German electricity giants have recently taken high-level decisions to remove selected fossil fuel operations from their company portfolio. This new corporate strategy could be seen as a direct response to the growing global influence of the fossil fuel divestment campaign. Dagmar Kiyar (Wuppertal Institute) and Bettina B. F. Wittneben (University of Oxford) examine in their paper whether the divestment movement currently exerts significant influence on decision-making at the top four German energy giants - E.ON, RWE, Vattenfall and EnBW. They come to the conclusion that this is not yet the case, but that rather four alternative influences on corporate strategy have currently a greater impact than the divestment movement in Germany's power sector. In time, however, clear political decisions, like a phasing out of global fossil fuels subsidies and strong civil support may increase the significance of climate change concerns in the strategic management of the German electricity giants.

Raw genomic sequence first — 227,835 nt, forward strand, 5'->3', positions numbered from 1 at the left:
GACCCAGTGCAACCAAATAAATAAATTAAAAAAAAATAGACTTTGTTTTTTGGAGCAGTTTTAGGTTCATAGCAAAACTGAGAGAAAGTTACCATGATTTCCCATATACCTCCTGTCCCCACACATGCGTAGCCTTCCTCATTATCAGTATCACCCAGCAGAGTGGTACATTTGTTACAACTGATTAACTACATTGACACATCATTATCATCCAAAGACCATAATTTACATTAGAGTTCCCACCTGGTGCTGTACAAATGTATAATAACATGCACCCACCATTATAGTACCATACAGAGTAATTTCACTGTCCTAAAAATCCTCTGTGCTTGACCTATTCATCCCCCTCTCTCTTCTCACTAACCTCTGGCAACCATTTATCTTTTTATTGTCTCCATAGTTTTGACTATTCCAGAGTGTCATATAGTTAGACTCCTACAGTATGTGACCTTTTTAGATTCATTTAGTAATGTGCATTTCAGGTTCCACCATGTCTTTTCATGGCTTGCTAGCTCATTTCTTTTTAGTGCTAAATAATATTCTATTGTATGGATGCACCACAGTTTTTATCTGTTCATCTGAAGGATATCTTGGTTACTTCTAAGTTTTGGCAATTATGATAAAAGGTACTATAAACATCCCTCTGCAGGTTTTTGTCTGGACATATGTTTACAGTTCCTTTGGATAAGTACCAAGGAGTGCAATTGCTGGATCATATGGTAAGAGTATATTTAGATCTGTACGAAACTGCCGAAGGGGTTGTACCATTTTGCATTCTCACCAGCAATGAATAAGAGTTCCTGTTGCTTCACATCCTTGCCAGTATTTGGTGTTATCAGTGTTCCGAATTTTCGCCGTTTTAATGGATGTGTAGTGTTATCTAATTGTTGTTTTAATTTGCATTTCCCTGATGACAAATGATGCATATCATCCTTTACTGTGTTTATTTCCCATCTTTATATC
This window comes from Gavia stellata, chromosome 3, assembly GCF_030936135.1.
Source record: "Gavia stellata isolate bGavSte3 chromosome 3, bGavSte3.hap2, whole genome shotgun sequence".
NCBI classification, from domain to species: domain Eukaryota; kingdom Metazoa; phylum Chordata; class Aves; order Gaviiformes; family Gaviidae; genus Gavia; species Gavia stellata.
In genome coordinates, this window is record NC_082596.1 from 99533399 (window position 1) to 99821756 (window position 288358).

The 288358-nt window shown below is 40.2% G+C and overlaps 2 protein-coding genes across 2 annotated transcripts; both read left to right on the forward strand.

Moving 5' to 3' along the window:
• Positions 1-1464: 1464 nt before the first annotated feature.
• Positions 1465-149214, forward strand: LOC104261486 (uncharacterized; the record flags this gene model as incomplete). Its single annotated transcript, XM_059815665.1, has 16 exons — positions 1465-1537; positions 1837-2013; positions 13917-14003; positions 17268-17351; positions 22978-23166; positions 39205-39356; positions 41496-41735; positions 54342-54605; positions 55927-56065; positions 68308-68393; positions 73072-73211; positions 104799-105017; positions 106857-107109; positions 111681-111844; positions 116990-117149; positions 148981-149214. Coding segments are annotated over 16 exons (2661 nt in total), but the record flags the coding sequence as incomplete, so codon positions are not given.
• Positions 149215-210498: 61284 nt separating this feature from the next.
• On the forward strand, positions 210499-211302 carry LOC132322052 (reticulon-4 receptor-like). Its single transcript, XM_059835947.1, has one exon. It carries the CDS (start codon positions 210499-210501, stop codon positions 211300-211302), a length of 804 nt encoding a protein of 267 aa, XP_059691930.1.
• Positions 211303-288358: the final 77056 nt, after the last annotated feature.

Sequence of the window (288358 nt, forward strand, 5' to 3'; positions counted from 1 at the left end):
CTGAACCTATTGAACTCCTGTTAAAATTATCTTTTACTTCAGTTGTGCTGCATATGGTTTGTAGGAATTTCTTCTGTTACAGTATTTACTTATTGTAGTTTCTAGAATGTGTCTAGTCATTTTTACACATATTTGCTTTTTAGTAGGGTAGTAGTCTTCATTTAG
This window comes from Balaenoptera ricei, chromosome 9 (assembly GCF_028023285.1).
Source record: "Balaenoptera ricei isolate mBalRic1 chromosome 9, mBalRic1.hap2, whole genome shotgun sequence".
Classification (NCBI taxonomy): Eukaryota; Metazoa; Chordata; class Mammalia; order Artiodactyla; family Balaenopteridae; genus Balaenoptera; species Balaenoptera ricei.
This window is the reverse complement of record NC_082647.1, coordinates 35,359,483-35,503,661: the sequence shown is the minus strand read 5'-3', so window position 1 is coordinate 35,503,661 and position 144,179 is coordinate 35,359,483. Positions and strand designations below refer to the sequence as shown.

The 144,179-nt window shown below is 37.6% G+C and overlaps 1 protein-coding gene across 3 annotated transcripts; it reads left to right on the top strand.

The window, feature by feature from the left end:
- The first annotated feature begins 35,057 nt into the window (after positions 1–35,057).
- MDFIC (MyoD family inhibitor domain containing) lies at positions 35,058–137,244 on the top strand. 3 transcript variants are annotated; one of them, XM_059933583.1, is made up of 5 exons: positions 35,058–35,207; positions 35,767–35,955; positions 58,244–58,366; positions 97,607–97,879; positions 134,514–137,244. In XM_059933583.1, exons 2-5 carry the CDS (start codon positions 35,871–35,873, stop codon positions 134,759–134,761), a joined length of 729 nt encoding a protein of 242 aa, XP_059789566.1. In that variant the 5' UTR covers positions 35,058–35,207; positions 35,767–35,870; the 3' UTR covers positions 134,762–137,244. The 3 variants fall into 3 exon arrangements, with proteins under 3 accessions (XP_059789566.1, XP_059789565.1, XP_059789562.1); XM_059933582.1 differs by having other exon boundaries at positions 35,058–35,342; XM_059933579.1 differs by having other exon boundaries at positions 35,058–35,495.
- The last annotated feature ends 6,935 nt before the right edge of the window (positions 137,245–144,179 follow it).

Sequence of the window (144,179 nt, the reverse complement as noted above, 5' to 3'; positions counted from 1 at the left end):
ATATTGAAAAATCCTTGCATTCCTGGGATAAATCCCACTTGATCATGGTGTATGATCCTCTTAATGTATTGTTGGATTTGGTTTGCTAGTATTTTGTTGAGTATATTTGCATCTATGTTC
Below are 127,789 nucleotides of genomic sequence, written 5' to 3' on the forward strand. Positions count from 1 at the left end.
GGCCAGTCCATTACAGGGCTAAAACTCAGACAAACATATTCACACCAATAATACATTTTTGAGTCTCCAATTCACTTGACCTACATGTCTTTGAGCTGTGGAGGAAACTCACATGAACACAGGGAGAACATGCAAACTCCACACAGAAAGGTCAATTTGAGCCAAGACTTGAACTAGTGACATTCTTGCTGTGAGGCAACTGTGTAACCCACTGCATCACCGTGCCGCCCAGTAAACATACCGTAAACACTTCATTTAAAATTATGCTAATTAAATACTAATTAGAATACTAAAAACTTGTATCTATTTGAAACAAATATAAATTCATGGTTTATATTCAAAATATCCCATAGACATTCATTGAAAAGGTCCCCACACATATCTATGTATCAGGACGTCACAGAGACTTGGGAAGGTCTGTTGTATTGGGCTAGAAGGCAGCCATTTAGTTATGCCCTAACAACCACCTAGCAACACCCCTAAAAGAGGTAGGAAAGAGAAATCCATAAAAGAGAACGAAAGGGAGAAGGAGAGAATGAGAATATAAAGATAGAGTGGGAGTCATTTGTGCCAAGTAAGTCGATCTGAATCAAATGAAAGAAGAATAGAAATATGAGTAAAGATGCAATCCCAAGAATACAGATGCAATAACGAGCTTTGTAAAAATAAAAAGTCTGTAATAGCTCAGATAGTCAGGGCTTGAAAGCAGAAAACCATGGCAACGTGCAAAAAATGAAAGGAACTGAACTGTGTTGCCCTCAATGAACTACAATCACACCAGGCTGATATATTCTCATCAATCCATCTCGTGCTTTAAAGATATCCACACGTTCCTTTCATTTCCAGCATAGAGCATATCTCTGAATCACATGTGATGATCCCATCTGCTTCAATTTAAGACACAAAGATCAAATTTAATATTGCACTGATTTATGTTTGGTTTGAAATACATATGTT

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Lechtenböhmer, Stefan; Schneider, Clemens; Roche, María Yetano & Höller, Samuel
Re-Industrialisation and Low-Carbon Economy - Can They Go Together? Results from Stakeholder-Based Scenarios for Energy-Intensive Industries in the German State of North Rhine Westphalia

In: Energies (2015), Volume 8, pp. 11404-11429